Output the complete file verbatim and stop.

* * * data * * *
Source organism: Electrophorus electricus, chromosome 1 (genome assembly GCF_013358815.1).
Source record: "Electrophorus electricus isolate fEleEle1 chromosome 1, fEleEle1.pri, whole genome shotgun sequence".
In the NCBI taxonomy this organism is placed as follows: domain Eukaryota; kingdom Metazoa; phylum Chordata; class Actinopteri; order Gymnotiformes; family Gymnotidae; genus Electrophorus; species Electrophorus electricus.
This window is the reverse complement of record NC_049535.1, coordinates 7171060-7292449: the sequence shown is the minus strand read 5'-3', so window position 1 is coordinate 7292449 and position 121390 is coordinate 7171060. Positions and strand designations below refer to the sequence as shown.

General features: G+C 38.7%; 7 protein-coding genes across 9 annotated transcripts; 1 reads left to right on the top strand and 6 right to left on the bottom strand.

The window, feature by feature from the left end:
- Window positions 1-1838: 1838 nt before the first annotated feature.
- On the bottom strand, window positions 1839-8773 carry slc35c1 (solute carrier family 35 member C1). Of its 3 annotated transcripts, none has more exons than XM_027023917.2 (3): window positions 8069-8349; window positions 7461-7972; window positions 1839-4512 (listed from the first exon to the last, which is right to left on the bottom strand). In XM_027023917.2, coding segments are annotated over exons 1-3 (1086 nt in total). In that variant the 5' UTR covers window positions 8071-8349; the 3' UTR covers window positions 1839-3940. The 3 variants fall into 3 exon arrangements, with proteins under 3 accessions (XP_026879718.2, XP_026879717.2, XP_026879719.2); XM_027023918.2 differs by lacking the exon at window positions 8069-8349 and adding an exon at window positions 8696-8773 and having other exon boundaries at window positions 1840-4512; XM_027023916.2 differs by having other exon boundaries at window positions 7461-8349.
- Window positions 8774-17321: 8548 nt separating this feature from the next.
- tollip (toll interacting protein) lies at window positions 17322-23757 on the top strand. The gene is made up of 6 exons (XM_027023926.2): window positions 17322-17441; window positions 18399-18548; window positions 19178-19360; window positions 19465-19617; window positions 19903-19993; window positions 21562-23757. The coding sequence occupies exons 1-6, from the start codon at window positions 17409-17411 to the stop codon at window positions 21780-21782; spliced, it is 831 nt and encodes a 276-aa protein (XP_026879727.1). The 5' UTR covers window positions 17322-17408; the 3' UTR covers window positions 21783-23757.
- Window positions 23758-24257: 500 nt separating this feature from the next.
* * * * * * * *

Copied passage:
Source organism: Electrophorus electricus, chromosome 1 (genome assembly GCF_013358815.1).
Source record: "Electrophorus electricus isolate fEleEle1 chromosome 1, fEleEle1.pri, whole genome shotgun sequence".
In the NCBI taxonomy this organism is placed as follows: domain Eukaryota; kingdom Metazoa; phylum Chordata; class Actinopteri; order Gymnotiformes; family Gymnotidae; genus Electrophorus; species Electrophorus electricus.
This window is the reverse complement of record NC_049535.1, coordinates 7171060-7292449: the sequence shown is the minus strand read 5'-3', so window position 1 is coordinate 7292449 and position 121390 is coordinate 7171060. Positions and strand designations below refer to the sequence as shown.

General features: G+C 38.7%; 7 protein-coding genes across 9 annotated transcripts; 1 reads left to right on the top strand and 6 right to left on the bottom strand.

The window, feature by feature from the left end:
- Window positions 1-1838: 1838 nt before the first annotated feature.
- On the bottom strand, window positions 1839-8773 carry slc35c1 (solute carrier family 35 member C1). Of its 3 annotated transcripts, none has more exons than XM_027023917.2 (3): window positions 8069-8349; window positions 7461-7972; window positions 1839-4512 (listed from the first exon to the last, which is right to left on the bottom strand). In XM_027023917.2, coding segments are annotated over exons 1-3 (1086 nt in total). In that variant the 5' UTR covers window positions 8071-8349; the 3' UTR covers window positions 1839-3940. The 3 variants fall into 3 exon arrangements, with proteins under 3 accessions (XP_026879718.2, XP_026879717.2, XP_026879719.2); XM_027023918.2 differs by lacking the exon at window positions 8069-8349 and adding an exon at window positions 8696-8773 and having other exon boundaries at window positions 1840-4512; XM_027023916.2 differs by having other exon boundaries at window positions 7461-8349.
- Window positions 8774-17321: 8548 nt separating this feature from the next.
- tollip (toll interacting protein) lies at window positions 17322-23757 on the top strand. The gene is made up of 6 exons (XM_027023926.2): window positions 17322-17441; window positions 18399-18548; window positions 19178-19360; window positions 19465-19617; window positions 19903-19993; window positions 21562-23757. The coding sequence occupies exons 1-6, from the start codon at window positions 17409-17411 to the stop codon at window positions 21780-21782; spliced, it is 831 nt and encodes a 276-aa protein (XP_026879727.1). The 5' UTR covers window positions 17322-17408; the 3' UTR covers window positions 21783-23757.
- Window positions 23758-24257: 500 nt separating this feature from the next.